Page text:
While you’re working on the finer points of self-forgiveness, narrator Tadhg Hynes and I had a few questions for author James Greer. Tadhg, of course, has excellent, thoughtful questions about structure and characterisation and message, while I hummed David Bowie songs. Take a look:
Tadhg Hynes: You open the book more-or-less at the end of the story, but then take us back and forth through a shifting non-linear timeline. How did this come about? Did you write it in narrative chronological order? How did you decide to splice it where you did?
James Greer: I wrote the first chapter and the last chapter first. Then I wrote the rest of the book, in pretty much any order I felt like, because I had the plot in my head. When I was finished, I printed the whole thing out (it was a little longer then, maybe 50 chapters), stapled each chapter separately, and laid them out in a giant 5×10 grid on the floor. Then I walked around the grid and physically re-ordered the chapters according to rhythm, length, and so on. I think I was influenced most by watching movies in the construction of The Failure. When you edit film these days, you generally use a set-up (combination of hardware and software) called an NLE, or non-linear editing system. As its name indicates, this tends to produce, or at least makes it easier to produce, non-linear narratives. Of course, filmmakers were editing asynchronously long before the wide-spread use of NLEs. Jean-Luc Godard is a master of non-linear construction, and I was watching a lot of Godard movies around the time I was writing The Failure.
TH: I really enjoyed recording this book– how do you feel about having your work read to you? Have you listened to the audiobook?
JG: I enjoyed listening to it a lot more than I would have if I’d chosen an American narrator. Your Irish lilt allowed just enough linguistic distance to eliminate the cringe factor of hearing your own words read to you. I prefer listening to you read my book than listening to me read my book. You make my words sound better.
TH: While working on this book my proof-listener and I found it really humorous. But it defies genre – there are elements of noir and crime fiction, of parody, of satire, of romance, and underlying all of these is the humour. I know many writers hate to categorise themselves, but if you had to for this book, how would you?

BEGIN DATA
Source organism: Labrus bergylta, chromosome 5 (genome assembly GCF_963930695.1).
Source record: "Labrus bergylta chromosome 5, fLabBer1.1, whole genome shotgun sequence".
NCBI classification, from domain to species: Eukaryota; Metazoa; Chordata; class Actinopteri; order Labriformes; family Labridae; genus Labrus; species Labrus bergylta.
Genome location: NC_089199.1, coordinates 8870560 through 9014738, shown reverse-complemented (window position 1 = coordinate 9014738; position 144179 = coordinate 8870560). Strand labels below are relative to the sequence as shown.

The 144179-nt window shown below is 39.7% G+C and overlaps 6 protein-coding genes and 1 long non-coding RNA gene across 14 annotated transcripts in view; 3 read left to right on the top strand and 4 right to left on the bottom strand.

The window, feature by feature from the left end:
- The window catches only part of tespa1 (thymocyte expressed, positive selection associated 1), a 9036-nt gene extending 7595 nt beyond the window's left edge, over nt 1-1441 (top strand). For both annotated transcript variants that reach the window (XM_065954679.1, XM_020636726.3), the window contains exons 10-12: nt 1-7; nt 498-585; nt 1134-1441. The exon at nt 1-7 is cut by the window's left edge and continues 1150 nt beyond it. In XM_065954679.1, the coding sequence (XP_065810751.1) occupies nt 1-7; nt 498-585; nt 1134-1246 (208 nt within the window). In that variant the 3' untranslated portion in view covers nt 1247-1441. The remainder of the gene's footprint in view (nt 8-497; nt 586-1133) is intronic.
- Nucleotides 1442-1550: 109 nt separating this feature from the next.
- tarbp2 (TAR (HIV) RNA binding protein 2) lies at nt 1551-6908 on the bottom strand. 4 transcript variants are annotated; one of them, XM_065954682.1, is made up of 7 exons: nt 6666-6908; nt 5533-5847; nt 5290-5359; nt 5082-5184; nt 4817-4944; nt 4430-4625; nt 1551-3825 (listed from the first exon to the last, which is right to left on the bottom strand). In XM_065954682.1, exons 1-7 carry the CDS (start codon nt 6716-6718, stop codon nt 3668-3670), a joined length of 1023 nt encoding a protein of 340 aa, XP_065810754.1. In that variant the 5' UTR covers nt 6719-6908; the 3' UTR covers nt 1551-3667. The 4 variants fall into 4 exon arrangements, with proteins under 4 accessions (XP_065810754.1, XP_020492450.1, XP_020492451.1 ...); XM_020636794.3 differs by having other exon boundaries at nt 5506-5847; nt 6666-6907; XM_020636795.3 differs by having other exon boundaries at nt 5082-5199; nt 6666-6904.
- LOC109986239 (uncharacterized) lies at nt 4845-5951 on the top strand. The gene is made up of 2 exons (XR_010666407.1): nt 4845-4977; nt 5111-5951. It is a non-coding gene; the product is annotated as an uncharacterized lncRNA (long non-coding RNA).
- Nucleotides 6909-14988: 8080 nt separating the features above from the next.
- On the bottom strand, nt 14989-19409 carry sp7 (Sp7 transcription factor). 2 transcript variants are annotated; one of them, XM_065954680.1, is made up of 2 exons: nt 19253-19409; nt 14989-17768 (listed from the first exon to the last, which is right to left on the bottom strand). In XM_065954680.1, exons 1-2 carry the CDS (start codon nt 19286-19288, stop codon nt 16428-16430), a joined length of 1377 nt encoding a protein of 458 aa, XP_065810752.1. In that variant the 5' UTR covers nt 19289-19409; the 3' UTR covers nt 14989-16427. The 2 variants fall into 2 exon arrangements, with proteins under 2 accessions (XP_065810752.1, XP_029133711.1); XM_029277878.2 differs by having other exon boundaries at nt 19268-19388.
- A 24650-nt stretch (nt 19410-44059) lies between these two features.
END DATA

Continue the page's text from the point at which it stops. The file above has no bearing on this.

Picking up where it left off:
JG: I would, if pressed, call The Failure picaresque, a once-common Spanish sub-genre that has fallen into disuse. Or Icaresque, which is not a word but should be. Neither are strictly accurate but better than the alternatives, I think.
TH: Several of the characters are spookily like people I know (especially Guy’s mother). Have any of your friends recognised themselves in the book? What’s been the reaction?
JG: Every character in the book was entirely a product of my imagination. I don’t know how people go about basing characters on real people. I’m sure it’s commonly done but I can’t do it. That said, I recognize parts of myself in every one of the characters in The Failure. I’d like to think that because I’m an entirely ordinary person the resonance that you and others might encounter is derived from our common humanity. But I may be over-thinking that bit. The stricture to “write what you know” has always confounded me. It seems to me the worst possible advice to give a writer.
TH: On my first reading, The Failure came across as a pretty light-hearted book. However as I reread it I became more aware of the serious social commentary. Was this by design? Did you intend for the humour to sit atop the more serious matters? Do you think the audiobook achieves the same layering?
JG: I’d hate to think there was any serious social commentary in The Failure, but I do think there are serious themes underlying the humor. And while I’m not sure that was something I set out to do, my tendency is to try to balance the ridiculous and the sublime. My congenital inability to take anything seriously inevitably undercuts any serious point I ever try to make. At the same time I have a tendency towards melodrama and sentimentality that I can’t always resist. Or that I’ve stopped trying to resist.
TH: Writing novels is just one of your talents; you’re also involved in films and music. Do you have a favourite? If you could only make art in one medium, which would you choose?
JG: Writing has always and will always come first. I love music, I love films, but I am compelled to write.
TH: Finally, what’s next? What do you have coming up, or what are you working on now?